Pancreatitis- Types, Symptoms, & Treatment


Inflammation of the pancreas is pancreatitis. The illness is often temporary (acute), but it can also be persistent and last a lifetime. Abdominal discomfort is the most common sign. Drinking alcohol and gallstones are the two most typical reasons.


Your pancreas will become swollen if you have pancreatitis. Swelling and discomfort are a result of inflammation. If you have pancreatitis, you may experience back discomfort that originates in your stomach. An organ in the abdomen is the pancreas. It is located between your spine and your stomach.

Your pancreas is about the same size and shape behind your right hand’s position across your stomach. Your pancreas controls your blood sugar and aids in digesting. It produces hormones such as insulin as well as digestive enzymes such as amylase. Through the pancreatic duct, it feeds digestive enzymes to your small intestine.

Your immune system responds to harm by causing inflammation. It is meant to aid in the healing of damaged tissues. Most typically, alcohol use or gallstones obstructing the pancreatic duct cause pancreas injuries.

Different Types of Pancreatitis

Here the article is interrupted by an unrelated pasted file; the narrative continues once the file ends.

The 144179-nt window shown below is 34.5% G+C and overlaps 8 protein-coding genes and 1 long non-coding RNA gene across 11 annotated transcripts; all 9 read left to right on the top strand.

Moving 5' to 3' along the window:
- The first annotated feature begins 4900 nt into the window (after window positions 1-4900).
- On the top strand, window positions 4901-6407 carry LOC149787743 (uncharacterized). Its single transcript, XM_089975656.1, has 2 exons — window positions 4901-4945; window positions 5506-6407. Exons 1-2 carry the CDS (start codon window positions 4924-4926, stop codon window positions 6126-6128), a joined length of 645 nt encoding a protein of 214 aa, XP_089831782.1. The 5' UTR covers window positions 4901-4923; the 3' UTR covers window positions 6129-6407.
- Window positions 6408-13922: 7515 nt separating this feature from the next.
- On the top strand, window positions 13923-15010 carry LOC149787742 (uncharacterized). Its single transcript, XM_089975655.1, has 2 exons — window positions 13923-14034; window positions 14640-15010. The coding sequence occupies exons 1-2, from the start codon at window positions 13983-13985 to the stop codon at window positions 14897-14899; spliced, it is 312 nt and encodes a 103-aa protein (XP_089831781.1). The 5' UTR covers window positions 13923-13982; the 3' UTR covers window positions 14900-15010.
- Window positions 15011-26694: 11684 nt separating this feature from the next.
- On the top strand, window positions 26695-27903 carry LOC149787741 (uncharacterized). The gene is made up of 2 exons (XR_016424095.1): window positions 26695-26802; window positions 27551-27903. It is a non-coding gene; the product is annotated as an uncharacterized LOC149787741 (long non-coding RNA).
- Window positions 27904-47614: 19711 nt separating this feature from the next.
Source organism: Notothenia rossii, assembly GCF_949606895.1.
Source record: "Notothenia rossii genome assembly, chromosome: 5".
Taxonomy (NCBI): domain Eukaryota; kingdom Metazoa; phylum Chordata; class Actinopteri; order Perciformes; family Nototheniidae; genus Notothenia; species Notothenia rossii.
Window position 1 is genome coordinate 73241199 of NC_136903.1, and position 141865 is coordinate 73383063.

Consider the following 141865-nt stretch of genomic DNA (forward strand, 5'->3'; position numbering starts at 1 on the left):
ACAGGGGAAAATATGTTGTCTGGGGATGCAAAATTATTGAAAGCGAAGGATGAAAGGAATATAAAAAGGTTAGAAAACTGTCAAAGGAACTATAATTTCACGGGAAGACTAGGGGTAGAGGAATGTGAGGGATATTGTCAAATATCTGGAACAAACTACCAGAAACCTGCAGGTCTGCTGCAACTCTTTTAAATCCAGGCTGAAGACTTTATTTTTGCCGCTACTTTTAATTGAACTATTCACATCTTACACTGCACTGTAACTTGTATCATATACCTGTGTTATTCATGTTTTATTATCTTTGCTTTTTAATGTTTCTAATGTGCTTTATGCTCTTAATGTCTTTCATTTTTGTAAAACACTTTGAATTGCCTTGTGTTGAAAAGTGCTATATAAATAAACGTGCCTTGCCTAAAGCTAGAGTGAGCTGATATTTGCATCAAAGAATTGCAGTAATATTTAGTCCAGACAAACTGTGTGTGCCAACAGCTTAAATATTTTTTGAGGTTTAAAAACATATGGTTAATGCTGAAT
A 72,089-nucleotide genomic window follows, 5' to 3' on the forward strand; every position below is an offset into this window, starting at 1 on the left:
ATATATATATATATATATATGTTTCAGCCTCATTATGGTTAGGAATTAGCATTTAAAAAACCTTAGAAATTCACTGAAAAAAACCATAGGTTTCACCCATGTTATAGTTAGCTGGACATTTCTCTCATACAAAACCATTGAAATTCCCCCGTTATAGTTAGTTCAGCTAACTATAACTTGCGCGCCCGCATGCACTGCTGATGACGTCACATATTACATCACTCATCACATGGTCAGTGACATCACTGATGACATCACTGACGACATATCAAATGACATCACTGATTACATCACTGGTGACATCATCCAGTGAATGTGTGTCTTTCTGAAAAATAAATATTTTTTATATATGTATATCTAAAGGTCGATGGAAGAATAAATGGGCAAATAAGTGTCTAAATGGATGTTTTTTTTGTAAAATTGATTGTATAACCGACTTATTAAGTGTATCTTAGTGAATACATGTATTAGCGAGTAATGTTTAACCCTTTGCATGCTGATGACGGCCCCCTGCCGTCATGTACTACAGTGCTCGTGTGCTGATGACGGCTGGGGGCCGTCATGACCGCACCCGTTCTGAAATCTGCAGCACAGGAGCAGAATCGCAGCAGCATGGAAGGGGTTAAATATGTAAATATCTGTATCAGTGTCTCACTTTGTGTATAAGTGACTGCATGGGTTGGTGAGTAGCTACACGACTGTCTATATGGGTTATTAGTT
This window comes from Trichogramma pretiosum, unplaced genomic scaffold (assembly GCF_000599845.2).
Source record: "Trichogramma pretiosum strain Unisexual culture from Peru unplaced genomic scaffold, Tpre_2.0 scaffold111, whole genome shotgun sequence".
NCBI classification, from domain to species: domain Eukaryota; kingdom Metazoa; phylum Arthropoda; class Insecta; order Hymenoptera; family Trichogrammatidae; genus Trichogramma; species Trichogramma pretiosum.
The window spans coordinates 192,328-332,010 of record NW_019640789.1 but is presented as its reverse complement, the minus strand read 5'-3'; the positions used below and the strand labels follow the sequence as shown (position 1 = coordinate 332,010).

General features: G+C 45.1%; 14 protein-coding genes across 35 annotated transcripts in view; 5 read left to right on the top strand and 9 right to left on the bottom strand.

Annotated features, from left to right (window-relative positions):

Acute Pancreatitis

Acute pancreatitis is a temporary illness. It takes place when your pancreas is making an effort to heal from a slight, temporary damage. With supportive treatment, such as rest, water, and painkillers, the majority of persons with acute pancreatitis will fully recover in a few days. A particularly severe case of acute pancreatitis, however, can result in major health issues, some of which are life-threatening.

Chronic Pancreatitis

Chronic pancreatitis is a chronic, advancing disorder. It persists and just becomes worse with time. It occurs when your pancreas sustains ongoing harm or damage. Even though it could take years, chronic pancreatitis will eventually cause permanent damage to your pancreas. Your pancreatic tissues get damaged due to persistent inflammation (fibrosis). This prevents them from producing enzymes and hormones.

Symptoms of Pancreatitis

Abdominal discomfort is the main sign of pancreatitis.

Acute pancreatitis may also present with other symptoms like:

  • Vomiting and nausea.
  • Rapid heartbeat.
  • Shallow, rapid breathing.
  • Fever.

The following additional signs of chronic pancreatitis:

  • Bloating and discomfort after eating.
  • Unintentional weight loss and loss of appetite.
  • Dizziness due to low blood pressure.

These are signs that the functioning of your pancreas is starting to decline.


The reason, whether it is acute or chronic, and how severe it is all affect the course of treatment. In general, if you experience its symptoms, you should consult a doctor. Depending on the underlying reason and the severity of the ailment, some acute pancreatitis instances may resolve on their own.

Most patients with acute pancreatitis will require pain medication in the meantime to get through it. Furthermore, for specific reasons, some people will require emergency medical care.